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Morris East scores at the International Pizza Expo

A Nova-Scotia-inspired pie wins third place for chef Tim Andresen


Morris East chef Tim Andresen
  • Morris East chef Tim Andresen

The world's most passionate pizza people were in Las Vegas last week for the International Pizza Expo 2015, a two-day event that drew 3,000 exhibitors and 7,000 eager attendees. Halifax's wood-fired pie connoisseurs, Morris East, were among those thousands, bringing a souped-up version of their Pear pizza with them.

"It's a place to learn everything about pizza, the best and most interesting people go," says chef Tim Andresen, adding that his boss—Jennie Dobbs—was instrumental in not only getting Morris East to world's largest pizza event, but landing it in the International Pizza Challenge finals as well. It was the Lumberjack pizza that earned the restaurant a spot in the Non-Traditional category (International Region), but after much consideration they swapped it for the long-time customer favourite Pear.

"When you put on a rock show, you play your standards," says Andresen, a self-proclaimed pizza worshipper, who amended the pie to be super local with ingredients like Urban Blue double cream blue cheese, Ratinaud proscuitto and Blomidon Baco Noir. "We wanted to bring Nova Scotia flavour to the international pizza competition. Things are always best when you work together."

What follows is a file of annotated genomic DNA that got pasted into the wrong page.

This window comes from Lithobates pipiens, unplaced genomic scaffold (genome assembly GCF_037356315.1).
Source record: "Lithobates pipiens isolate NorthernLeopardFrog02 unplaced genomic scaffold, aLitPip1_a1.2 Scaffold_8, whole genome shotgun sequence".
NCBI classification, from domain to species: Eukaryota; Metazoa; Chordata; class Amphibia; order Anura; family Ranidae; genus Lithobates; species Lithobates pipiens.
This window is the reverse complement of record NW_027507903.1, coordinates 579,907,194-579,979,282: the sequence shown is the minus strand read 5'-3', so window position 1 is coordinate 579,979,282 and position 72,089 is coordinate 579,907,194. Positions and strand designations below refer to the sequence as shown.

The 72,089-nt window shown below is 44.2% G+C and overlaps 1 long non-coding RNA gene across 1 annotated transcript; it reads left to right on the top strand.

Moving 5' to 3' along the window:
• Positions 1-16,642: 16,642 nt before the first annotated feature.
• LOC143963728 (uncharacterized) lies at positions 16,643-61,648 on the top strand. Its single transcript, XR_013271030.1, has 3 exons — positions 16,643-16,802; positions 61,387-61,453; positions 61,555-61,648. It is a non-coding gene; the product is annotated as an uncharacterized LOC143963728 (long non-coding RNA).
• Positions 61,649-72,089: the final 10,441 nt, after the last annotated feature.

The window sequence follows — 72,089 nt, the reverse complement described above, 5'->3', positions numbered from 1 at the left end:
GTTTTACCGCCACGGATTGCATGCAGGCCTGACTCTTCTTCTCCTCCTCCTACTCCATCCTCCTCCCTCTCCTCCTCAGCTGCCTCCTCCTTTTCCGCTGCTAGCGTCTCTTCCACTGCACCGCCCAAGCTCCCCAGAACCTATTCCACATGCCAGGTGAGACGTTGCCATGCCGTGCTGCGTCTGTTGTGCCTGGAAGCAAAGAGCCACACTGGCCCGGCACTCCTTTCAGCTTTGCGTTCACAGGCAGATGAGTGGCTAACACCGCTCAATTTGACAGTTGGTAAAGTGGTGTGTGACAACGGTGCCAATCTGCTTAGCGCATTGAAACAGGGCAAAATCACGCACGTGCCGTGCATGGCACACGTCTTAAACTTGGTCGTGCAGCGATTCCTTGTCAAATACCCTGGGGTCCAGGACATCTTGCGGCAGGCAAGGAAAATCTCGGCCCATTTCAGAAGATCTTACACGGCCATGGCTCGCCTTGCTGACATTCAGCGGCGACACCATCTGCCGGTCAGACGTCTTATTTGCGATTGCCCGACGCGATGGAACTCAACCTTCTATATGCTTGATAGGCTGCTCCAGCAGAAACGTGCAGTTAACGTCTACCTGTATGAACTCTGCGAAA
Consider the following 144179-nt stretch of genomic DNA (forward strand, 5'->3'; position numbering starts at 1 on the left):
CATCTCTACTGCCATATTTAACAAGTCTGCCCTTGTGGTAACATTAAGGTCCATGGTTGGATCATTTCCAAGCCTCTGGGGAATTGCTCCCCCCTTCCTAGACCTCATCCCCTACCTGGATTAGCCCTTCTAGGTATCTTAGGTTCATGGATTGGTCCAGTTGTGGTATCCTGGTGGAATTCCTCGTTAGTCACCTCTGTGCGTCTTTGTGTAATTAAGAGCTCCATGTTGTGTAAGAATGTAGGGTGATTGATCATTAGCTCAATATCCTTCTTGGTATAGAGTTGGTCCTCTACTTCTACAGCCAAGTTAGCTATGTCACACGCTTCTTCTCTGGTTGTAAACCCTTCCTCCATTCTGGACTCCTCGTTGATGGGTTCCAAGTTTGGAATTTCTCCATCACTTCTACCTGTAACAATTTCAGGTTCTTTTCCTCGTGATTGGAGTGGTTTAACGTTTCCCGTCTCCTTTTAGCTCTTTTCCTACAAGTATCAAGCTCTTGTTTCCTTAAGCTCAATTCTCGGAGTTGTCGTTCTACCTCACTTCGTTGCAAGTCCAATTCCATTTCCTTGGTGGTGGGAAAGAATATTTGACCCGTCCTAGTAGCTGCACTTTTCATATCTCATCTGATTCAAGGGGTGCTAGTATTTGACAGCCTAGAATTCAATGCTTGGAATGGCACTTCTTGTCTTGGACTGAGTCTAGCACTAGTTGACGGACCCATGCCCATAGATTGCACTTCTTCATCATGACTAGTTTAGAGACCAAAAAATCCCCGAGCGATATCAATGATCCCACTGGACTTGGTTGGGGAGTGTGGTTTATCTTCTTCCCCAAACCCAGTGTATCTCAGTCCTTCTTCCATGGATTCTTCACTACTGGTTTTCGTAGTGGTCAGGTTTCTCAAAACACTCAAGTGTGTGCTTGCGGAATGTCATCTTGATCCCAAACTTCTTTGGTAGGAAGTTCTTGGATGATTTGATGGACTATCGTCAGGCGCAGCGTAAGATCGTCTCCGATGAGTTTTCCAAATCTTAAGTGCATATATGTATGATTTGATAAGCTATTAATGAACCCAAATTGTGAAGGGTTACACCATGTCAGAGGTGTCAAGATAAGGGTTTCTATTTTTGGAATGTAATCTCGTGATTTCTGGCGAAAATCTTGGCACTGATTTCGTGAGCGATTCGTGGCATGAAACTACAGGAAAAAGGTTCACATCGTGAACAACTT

He says the experience was intense, to say the least, from getting his food safely across the border, to rubbing elbows with pizza royalty like chef Matt Molina (of San Francisco's Capo's). "I was so nerved up. I was just a ball of energy, I hadn't been in the kitchen for a couple of days," he says. "When I got into the back where they had all the kitchen stuff, all the people in there were just on the same page. People had brought their best and everyone was there for a positive purpose. The common language was cooking."

The Pear received third place honours, a complete shock for Andresen who says the skills he took home from the conference side of the event, and some of his fellow chefs, were just as exciting as the win. "I learned some very technical things about dough, and that simplicity is the best way to go," he says. "And to be confident in what you're doing."


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